Bob
So it’s back to I mean, for pretty much most of my adult life, I’ve been very large, right? Almost, you know, to 50 to 80 to 90 at some points, right and back and forth, and always trying to do some things but always focused on GS building businesses and that were like worried about myself. And though I knew I needed to lose weight, and it’s like, I could never stick with it. And so part of it was being able to take a step back and look at the bigger picture and make it not about weight but what what can I do Wow, I’m sleeping a lot and I’m tired and all these other things and like, I can’t think and, and then the other part is what am I missing out on. And so part of it was framing all the things that I was either missing out on or being able to be part of, or things that I would want to do that I couldn’t do, because I was that large, right. And so part of this is really framing out kind of like kind of seeing the future, but also talking about connecting the past and the future in terms of, like, if I didn’t have the weight, what could I do. And so part of it gets back to.

 

Greg
I want to stop you there for a second, I want to, you gave the story. And I want to give the definition, because I want people to understand what we’re talking about here in progress to us. And it’s a required thing again, or above master thing. Progress is, and we’re going to put this in the in the show notes. And you have to picture the force of progress, once you pull anxiety habit.

 

Bob
And progress is actually when an F one and F two are greater than F three and F four. So push them polls are greater than habits and anxieties. And the reason why we say that is because there’s a notion of that force of progress is stagnant. And first price is actually not stagnant. It’s actually dynamic. And it’s living and breathing. And you have to be thinking about that all the time. So when you do you’re forced to progress when you want to make a change, you have to talk about those things you just talked about, which is what’s going on today. And that was you can’t sleep as well, you’re tired, maybe, you know, in our line of work, we can’t think fast enough, I think fascinating. Exactly. And then the outcomes are things like if I do that, I can kind of mitigate those things. And maybe even more, I can do more, and I there’s a lot more I want to do. And if I  have all this weight I can’t actually get but…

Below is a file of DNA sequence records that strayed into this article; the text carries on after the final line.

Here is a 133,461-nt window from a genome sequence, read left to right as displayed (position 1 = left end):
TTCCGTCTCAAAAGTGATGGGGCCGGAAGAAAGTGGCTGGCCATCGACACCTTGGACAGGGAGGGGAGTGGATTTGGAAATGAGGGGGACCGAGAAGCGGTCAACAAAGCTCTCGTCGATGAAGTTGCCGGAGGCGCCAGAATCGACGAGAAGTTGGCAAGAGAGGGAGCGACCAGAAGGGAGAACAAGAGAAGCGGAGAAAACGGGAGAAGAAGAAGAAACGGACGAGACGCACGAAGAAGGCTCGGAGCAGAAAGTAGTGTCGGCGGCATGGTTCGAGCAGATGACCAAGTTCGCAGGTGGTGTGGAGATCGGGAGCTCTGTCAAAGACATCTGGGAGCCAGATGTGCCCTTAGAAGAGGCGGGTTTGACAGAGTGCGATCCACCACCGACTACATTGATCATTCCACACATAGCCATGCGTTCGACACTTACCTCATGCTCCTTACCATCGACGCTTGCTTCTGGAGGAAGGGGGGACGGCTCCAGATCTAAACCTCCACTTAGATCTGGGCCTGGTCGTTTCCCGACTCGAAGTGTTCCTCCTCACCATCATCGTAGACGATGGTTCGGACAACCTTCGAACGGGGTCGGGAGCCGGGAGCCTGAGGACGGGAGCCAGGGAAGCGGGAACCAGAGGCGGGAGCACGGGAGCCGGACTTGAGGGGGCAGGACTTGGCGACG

Greg
you also have to think about the things underneath that watermark. That’s right, right. Because your habit is too long for you is to drink wish it was to Yeah, to maybe drink, maybe maybe Gray’s instead of eating a big meal, you might graze I realised

 

Bob
I ate 1000 calories of almonds a day.

 

Greg
And then and then the anxieties are if you have to give up some of that stuff, and you have to go out on a client meeting, you can’t socialise. Right, because you’re worried about those things. So you have to get all those things out. And that’s why we say it’s, it’s f1 and f2 has to be greater than an f3 and f4. And you have to always think about them. And it’s not a snap decision of you do it one time. It’s you have to actually go back to those forces of progress over and over and over again. And then not only identify them, be okay, with short failures. That’s right, because you’re gonna learn from it, you’re gonna go out and you’re gonna go out and drink maybe too much, or you’re gonna go out and you’re, you’re gonna have a stressful day, and you’re gonna have that candy bar or something’s gonna happen, right? But then you have to reground yourself into, okay, that happened. But why am I doing this again? How do I not fall back into that bad habit?

 

Bob
And what’s the consequence? If I don’t do it? There’s another part of this of being able to say like, what happens if I slide back? And what what what am I? What’s really going to happen?

 

Greg
So the first step of making stickies what we’re saying is really identify those forces of progress. And

 

Bob
…be clear on the change in why you want to make the change and why the change is so hard.

 

Greg
Yep. And then the second part of it is, once we do that is keep that in mind all the time, and remind yourself and forgive yourself. And maybe even change, I was forced to progress because as as you make some, like you lose your first 15 pounds. Yeah, you might change a little bit. And you have to keep making those dynamic, that change dynamic, because otherwise it becomes habit habits.

 

Bob